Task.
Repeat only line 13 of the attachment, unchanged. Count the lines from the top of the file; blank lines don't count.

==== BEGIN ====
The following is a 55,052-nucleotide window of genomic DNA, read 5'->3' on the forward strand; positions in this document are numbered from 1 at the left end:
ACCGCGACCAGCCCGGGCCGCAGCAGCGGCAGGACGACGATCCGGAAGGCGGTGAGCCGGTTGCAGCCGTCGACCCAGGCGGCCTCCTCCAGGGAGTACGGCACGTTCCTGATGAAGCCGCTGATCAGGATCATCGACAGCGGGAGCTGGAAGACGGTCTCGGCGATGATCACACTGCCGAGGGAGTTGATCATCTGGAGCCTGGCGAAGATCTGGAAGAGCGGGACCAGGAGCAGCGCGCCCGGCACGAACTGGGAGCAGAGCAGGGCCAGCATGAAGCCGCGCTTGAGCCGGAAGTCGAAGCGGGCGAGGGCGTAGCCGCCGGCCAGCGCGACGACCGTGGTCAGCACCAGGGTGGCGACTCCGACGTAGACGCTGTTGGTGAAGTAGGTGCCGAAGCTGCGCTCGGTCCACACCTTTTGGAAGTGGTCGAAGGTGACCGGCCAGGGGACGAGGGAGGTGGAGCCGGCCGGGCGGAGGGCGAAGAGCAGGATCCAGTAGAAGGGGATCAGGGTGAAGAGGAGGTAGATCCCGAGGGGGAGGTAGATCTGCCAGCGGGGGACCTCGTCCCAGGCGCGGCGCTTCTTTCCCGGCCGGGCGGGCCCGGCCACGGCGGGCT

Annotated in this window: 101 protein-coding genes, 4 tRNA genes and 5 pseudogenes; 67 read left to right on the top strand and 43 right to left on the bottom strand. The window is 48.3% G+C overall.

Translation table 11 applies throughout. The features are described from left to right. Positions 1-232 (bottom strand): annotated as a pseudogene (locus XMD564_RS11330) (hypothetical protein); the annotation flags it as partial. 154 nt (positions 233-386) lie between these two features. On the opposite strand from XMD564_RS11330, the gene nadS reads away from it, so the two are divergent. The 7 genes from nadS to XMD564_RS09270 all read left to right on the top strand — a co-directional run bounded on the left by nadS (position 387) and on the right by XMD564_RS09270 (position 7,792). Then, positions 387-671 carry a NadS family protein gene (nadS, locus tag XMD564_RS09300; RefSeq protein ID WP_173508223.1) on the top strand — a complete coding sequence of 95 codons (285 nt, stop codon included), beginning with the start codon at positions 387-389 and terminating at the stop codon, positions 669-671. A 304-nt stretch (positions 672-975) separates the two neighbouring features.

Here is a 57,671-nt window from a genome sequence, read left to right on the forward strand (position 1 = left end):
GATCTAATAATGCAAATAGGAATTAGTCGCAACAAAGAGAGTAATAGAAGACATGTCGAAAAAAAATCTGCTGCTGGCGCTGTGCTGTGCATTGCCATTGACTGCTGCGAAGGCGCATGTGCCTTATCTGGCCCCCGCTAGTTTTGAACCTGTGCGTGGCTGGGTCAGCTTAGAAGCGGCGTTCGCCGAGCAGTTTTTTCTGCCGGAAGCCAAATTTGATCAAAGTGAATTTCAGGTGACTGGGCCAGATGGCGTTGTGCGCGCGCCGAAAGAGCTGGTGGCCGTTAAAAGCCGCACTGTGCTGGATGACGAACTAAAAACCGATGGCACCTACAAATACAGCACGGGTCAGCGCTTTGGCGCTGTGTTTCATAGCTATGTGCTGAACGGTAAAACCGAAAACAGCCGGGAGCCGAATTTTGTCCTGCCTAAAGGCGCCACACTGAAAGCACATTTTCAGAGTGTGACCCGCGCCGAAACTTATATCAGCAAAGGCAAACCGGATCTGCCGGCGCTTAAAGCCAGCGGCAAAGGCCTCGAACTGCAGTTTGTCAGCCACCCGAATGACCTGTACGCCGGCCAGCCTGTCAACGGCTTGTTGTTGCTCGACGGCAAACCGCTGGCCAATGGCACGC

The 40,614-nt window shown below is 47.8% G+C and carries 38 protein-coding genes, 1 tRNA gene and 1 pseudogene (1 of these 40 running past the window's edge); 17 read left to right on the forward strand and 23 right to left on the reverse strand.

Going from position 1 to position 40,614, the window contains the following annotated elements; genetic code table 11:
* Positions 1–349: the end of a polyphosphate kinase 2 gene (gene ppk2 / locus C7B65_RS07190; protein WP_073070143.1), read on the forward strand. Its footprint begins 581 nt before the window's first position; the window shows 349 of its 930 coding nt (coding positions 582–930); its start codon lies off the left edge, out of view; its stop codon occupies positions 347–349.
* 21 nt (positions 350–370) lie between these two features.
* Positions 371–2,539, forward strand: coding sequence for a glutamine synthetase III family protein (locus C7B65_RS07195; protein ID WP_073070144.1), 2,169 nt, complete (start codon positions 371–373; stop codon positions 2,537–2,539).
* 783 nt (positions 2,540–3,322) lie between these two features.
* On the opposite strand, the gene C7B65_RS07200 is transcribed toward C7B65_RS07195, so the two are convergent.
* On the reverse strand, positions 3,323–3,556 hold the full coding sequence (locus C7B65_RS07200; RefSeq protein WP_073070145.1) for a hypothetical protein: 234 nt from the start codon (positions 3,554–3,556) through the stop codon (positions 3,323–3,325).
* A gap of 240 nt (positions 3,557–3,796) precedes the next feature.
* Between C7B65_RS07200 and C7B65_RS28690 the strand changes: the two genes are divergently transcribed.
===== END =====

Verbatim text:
* On the opposite strand, the gene C7B65_RS07200 is transcribed toward C7B65_RS07195, so the two are convergent.